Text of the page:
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Norway's Biggest Buyout Fund: "There Are Asset Bubbles Wherever We Look"

"We’re more leveraged today than in 2006-2007," warns Thomas von Koch - managing partner at EQT, the largest buyout fund in the Nordic region, adding that "there are financial bubbles being built up and how they’ll be solved, I don’t know." As Bloomberg reports, von Koch concludes, an unprecedented era of monetary stimulus is inflating asset prices across markets to extreme levels, with history offering little help in predicting how it will all end - "The problem is global, not just for Europe. It’s the asset bubbles in general that concern me. It’s wherever we look."

As Bloomberg reports,

The biggest buyout fund in the Nordic region says an unprecedented era of monetary stimulus is inflating asset prices across markets to extreme levels, with history offering little help in predicting how it will all end.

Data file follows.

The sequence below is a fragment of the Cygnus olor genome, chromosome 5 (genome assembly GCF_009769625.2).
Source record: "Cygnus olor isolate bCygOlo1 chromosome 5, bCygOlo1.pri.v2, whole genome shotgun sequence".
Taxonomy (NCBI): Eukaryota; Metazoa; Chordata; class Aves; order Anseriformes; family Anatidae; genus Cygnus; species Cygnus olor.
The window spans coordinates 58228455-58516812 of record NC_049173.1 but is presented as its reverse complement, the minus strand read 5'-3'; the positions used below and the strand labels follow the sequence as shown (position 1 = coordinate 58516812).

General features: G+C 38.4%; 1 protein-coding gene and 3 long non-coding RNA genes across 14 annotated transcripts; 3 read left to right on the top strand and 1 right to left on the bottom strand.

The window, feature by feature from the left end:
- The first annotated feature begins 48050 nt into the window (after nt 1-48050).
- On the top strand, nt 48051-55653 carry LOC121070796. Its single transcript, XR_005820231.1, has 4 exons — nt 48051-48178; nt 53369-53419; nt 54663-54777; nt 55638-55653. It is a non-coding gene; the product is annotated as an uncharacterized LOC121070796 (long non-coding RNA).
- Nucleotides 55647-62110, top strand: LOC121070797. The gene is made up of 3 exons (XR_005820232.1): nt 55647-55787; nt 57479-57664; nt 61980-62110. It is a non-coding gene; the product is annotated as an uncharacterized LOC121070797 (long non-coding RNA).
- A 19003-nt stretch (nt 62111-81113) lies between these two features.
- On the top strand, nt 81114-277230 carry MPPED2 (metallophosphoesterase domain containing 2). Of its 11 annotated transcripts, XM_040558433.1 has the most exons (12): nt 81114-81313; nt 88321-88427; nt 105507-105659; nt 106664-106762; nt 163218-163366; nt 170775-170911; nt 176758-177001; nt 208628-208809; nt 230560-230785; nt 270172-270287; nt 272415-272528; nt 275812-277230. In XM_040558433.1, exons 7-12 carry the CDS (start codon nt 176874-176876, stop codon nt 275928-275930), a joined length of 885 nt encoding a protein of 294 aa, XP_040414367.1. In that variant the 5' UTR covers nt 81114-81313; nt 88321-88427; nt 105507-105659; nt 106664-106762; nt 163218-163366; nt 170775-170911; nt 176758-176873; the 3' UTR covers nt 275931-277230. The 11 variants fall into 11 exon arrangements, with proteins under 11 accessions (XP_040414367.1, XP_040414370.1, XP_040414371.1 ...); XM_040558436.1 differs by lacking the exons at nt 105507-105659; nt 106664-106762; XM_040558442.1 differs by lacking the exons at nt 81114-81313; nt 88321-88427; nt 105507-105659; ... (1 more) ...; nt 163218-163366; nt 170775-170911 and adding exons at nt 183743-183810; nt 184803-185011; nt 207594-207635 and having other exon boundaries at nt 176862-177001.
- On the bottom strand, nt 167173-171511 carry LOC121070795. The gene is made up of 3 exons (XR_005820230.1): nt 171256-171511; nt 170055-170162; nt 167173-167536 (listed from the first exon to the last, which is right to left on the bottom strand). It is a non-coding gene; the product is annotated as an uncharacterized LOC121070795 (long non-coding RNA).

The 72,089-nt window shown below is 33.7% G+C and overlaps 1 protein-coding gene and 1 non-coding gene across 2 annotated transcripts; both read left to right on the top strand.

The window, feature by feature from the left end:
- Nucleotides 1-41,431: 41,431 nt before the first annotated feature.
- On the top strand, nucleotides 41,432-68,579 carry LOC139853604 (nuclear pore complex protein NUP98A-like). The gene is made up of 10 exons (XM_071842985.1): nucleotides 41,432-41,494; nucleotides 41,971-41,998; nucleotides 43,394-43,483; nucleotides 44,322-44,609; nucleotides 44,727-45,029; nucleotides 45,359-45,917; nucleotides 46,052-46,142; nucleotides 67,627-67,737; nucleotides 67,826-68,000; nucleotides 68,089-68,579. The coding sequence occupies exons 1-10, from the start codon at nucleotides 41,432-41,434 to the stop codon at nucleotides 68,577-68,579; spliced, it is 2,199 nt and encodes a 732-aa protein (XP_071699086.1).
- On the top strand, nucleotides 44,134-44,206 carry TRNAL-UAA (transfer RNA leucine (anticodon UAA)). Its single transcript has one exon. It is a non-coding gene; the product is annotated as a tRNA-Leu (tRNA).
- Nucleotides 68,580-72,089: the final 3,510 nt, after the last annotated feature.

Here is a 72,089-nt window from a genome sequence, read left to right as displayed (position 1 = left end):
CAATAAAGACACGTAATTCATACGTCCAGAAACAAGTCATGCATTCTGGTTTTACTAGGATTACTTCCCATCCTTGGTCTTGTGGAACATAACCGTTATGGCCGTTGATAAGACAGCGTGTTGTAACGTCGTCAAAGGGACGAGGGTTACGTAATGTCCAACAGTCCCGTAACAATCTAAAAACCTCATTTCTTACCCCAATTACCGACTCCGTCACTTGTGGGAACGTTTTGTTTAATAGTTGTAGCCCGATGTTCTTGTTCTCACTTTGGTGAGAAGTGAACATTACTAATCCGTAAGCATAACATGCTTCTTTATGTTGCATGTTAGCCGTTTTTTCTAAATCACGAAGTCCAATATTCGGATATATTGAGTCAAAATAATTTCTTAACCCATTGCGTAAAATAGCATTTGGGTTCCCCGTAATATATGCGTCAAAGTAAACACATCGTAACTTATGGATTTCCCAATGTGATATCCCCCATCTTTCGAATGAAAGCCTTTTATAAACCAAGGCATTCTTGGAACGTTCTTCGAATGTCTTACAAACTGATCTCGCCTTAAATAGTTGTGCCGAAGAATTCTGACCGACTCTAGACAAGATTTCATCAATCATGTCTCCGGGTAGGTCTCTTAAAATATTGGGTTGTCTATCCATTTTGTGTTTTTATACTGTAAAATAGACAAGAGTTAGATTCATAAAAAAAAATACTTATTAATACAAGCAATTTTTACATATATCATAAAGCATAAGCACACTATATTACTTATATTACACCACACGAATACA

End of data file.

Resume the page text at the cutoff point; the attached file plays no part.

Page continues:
“There are financial bubbles being built up and how they’ll be solved, I don’t know,” Thomas von Koch, managing partner at EQT Partners in Stockholm, said in an interview. “The problem is global, not just for Europe. It’s the asset bubbles in general that concern me. It’s wherever we look.”

 

“I can virtually toss those textbooks in the fire,” said von Koch. From an investor perspective, the development means stocks that track economic cycles are less appealing, he said.

 

...

 

Instead, von Koch says excessive leverage fueling a hunt for yield is something “one should be wary about.”

 

Debt levels are approaching those recorded in 2006 and 2007, just before the global economy lurched into its worst crisis since the Great Depression, according to von Koch.

 

“You also have a private market chasing yield with a bond spread between those and debt provided by the banks that has never been as narrow as it is today,” von Koch said. “And the underlying economies for the companies, you don’t have much growth. From that perspective, we’re more leveraged today than in 2006-2007.”

As Citi's Matt King recently noted, it appears one by one, investors are losing faith in the 'bubbles'...